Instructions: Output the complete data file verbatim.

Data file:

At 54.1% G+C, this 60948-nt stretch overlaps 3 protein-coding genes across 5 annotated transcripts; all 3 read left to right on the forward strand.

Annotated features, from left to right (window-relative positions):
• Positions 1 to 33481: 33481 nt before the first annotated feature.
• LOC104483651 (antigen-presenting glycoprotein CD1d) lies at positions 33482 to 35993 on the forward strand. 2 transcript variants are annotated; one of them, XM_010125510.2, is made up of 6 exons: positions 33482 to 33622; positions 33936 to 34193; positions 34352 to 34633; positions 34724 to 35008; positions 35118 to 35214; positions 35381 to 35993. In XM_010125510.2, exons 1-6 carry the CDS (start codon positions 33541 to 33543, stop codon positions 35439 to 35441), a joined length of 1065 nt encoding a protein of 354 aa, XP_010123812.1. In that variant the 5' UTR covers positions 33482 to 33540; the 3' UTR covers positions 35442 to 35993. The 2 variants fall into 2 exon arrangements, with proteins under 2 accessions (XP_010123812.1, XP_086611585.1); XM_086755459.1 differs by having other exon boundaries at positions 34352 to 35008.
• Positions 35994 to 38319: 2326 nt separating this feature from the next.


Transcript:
At 54.1% G+C, this 60948-nt stretch overlaps 3 protein-coding genes across 5 annotated transcripts; all 3 read left to right on the forward strand.

Annotated features, from left to right (window-relative positions):
• Positions 1 to 33481: 33481 nt before the first annotated feature.
• LOC104483651 (antigen-presenting glycoprotein CD1d) lies at positions 33482 to 35993 on the forward strand. 2 transcript variants are annotated; one of them, XM_010125510.2, is made up of 6 exons: positions 33482 to 33622; positions 33936 to 34193; positions 34352 to 34633; positions 34724 to 35008; positions 35118 to 35214; positions 35381 to 35993. In XM_010125510.2, exons 1-6 carry the CDS (start codon positions 33541 to 33543, stop codon positions 35439 to 35441), a joined length of 1065 nt encoding a protein of 354 aa, XP_010123812.1. In that variant the 5' UTR covers positions 33482 to 33540; the 3' UTR covers positions 35442 to 35993. The 2 variants fall into 2 exon arrangements, with proteins under 2 accessions (XP_010123812.1, XP_086611585.1); XM_086755459.1 differs by having other exon boundaries at positions 34352 to 35008.
• Positions 35994 to 38319: 2326 nt separating this feature from the next.